Microsoft says 74 percent of work PCs still use Windows XP, extends downgrade rights until 2020

stikves A Bad Move (1 comments)

It reminds me the last years digital TV conversion hassle. People will continue to use the software as long as you support it. The only way to move from the (almost) 10 years old OS (which is an antique in today's standards) is Microsoft killing its support.

That would open way for Windows 7 for capable PCs, or Linux and other alternative OSes for older ones.

more than 4 years ago

Volume Shadow Copy For Linux?

stikves Re:hey retard: (300 comments)

Easy on the language...

But LVM is *the* solution on Linux. It's not very difficult to set up, and is very stable. As an additional bonus it supports all file system types (as long as they can exist on LVM volumes).

more than 4 years ago

Turkey Has Reportedly Banned Google

stikves Re:As Someone from Turkey there is more to it (531 comments)

I'll try to answer some of the questions in the follow ups. Sorry for the self reply.

First, governing party cannot change the law in a day. It's more complicated. Not going into political details (everything is politicized in Turkey), there is also a theoretical law issue.

We need such a law. However much more abused, you can see it as the DMCA of Turkey. Turkey (like many European - Old World - countries), adapts a variation of Roman Law, which is in contract to US's Common Law. In US courts do actually make up the law, and decide on their on. In Turkey, there must be a written code for prosecution.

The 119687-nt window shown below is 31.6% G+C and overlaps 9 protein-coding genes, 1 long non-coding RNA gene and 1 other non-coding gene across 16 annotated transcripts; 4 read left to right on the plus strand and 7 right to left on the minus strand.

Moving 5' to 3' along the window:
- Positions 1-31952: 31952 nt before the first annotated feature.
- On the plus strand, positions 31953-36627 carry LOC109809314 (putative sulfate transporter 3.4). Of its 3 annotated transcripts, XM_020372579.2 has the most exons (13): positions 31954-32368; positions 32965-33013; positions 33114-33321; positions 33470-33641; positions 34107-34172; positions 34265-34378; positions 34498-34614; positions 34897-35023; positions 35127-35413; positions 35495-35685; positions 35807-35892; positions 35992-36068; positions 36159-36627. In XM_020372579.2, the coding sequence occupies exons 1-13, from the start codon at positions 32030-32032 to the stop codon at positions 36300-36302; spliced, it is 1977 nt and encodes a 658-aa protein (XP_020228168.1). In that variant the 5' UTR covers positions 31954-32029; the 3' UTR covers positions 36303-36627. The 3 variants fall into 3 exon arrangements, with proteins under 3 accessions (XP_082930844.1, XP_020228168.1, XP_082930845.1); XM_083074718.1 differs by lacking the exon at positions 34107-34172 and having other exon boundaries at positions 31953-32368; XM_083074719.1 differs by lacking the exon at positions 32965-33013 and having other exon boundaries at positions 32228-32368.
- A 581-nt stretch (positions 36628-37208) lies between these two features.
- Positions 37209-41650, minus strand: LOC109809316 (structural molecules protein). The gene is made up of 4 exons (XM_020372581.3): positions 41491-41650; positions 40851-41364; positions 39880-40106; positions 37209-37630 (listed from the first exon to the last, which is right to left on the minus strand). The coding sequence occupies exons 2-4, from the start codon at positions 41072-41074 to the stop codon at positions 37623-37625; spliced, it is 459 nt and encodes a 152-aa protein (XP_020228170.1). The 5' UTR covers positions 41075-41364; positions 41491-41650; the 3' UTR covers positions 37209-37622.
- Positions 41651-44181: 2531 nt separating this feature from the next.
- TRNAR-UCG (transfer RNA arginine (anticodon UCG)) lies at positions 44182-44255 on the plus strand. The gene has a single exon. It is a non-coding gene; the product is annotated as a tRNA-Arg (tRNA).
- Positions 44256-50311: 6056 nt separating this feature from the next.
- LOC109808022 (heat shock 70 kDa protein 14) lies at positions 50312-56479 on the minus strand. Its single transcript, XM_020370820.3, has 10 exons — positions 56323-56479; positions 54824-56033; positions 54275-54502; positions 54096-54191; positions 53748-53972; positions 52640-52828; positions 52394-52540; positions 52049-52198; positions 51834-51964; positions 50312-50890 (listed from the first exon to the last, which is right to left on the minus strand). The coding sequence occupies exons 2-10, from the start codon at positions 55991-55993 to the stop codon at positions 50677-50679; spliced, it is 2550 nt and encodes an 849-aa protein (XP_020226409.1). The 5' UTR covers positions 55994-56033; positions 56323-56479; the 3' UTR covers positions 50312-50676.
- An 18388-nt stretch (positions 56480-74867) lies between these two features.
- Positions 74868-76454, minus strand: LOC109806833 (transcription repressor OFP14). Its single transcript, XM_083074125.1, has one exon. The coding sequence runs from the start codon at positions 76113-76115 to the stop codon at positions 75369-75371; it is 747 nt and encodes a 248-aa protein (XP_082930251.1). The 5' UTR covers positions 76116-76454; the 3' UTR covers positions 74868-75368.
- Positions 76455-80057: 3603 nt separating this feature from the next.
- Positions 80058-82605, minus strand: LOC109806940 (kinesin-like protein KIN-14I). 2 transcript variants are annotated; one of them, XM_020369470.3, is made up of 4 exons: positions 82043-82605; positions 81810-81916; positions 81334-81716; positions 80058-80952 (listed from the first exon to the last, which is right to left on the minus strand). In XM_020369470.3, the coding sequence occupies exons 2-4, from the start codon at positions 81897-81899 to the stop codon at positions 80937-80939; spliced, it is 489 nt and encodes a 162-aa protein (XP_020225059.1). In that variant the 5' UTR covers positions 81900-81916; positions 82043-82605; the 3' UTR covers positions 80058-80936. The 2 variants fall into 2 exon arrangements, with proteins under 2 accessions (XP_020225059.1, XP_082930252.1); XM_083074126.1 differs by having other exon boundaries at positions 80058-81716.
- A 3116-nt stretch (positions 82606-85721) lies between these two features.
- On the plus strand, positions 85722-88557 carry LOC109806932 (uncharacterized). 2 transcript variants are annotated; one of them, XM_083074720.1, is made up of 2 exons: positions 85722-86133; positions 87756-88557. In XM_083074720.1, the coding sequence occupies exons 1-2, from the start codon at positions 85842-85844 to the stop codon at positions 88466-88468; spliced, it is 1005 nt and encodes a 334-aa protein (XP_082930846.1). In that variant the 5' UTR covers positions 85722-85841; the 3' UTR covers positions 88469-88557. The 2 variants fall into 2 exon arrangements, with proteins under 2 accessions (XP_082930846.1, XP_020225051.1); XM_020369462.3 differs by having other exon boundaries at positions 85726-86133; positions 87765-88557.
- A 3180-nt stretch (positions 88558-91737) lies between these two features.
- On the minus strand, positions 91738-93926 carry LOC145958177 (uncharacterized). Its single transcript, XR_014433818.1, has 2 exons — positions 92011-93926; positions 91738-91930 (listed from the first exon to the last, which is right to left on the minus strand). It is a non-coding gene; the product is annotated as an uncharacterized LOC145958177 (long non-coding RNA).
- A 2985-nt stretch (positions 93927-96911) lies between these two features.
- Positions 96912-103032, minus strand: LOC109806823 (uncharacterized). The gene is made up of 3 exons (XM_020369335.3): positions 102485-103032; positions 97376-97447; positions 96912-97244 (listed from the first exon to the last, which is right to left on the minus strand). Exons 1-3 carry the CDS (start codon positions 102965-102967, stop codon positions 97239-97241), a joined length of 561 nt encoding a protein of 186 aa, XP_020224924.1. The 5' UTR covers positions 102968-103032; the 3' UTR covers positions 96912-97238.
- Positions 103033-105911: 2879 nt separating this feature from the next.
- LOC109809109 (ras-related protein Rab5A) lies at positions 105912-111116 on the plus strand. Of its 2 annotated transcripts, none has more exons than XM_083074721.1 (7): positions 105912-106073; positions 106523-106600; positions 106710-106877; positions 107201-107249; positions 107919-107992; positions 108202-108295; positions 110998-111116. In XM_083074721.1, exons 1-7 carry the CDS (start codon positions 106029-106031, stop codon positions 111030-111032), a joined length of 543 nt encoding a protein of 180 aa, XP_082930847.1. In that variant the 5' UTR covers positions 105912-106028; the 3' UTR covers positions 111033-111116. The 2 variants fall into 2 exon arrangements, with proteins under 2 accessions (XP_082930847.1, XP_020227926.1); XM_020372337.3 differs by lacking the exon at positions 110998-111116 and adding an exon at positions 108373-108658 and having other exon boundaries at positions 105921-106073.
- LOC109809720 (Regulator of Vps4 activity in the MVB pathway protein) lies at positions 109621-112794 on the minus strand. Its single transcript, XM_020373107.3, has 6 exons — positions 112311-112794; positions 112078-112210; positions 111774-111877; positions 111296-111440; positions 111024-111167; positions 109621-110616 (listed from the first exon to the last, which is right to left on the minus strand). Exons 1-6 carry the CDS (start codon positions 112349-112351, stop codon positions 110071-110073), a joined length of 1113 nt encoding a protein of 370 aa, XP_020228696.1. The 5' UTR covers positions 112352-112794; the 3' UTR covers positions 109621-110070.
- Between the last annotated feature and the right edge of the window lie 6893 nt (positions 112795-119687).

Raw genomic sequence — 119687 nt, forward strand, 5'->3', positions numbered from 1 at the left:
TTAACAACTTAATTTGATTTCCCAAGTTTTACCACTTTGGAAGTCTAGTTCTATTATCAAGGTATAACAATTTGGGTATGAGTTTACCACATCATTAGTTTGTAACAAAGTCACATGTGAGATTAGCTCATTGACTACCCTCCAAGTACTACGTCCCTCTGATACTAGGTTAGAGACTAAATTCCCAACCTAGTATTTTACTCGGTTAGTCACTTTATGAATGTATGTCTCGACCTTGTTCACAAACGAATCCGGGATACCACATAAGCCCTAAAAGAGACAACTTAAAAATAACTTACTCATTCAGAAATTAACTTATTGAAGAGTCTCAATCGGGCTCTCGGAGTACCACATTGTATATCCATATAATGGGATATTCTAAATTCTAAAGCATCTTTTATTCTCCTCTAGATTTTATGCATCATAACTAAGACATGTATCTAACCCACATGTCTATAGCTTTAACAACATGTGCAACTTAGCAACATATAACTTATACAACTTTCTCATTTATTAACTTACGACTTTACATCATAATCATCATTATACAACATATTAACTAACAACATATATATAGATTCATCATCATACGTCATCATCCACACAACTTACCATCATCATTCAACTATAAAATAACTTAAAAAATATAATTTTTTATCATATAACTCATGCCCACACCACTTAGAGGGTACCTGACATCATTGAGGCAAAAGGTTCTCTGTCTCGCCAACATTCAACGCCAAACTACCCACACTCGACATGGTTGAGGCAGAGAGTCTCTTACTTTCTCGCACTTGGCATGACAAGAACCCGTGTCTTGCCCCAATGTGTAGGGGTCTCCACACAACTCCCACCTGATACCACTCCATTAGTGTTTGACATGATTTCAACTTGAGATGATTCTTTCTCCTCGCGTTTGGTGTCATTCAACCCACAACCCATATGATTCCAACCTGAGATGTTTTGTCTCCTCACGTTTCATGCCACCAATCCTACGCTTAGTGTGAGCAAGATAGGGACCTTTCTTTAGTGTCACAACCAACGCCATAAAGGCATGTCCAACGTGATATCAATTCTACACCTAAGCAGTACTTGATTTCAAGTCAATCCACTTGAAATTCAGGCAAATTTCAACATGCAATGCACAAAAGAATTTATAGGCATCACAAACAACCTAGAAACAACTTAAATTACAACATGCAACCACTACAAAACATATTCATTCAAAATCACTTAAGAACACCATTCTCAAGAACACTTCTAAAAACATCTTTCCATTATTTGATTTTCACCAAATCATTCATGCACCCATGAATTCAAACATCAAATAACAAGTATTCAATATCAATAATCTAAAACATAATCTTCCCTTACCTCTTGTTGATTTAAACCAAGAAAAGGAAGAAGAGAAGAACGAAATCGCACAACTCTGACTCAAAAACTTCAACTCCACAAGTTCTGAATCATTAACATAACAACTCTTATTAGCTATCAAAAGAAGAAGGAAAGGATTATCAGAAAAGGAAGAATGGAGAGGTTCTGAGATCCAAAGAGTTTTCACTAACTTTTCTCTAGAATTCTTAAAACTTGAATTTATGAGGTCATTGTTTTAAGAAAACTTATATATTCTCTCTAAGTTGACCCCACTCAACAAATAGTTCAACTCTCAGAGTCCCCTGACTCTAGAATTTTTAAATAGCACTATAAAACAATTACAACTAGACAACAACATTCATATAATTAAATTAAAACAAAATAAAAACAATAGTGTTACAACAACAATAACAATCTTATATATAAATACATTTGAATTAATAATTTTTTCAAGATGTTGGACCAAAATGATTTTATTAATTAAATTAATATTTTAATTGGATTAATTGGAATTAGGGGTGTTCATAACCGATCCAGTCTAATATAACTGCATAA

For example in US, if I see my copyrighted work on YouTube, I send a takedown notice, and they comply. (There is a process that everyone knows). In Turkey, I have to go to a PA (prosecuting attorney/state prosecutor), then if he/she finds my complaint worthy, will open a court case. Court will have to decide based on the written law, and send a takedown notice. There is a 30 days period for compliance. This is used to handle cases for copyright/trademark infringement, child pornography, defamation, etc.

Normally this process is more restricted than DMCA, however it all falls apart due to people involved writing and applying the laws (also international websites not caring about Turkish court orders).

Due to my best knowledge, the law in question is adapted from TV broadcast regulations. (This is why I want it completely abolished), and many prosecutors/judges are illiterate on the subject. Furthermore there are some who has an agenda of taking down everything they don't like. So an older angry citizen can go to a court saying YouTube has a video defaming Turkey. Normally this is no big deal (one video in millions). But since the law is broad, the complaint causes the takedown.

The final situation is embarrassing, hope they somehow manage to take down the law itself (and maybe replace it with a much restricted one, as I said unfortunately such a written code is necessary).

more than 4 years ago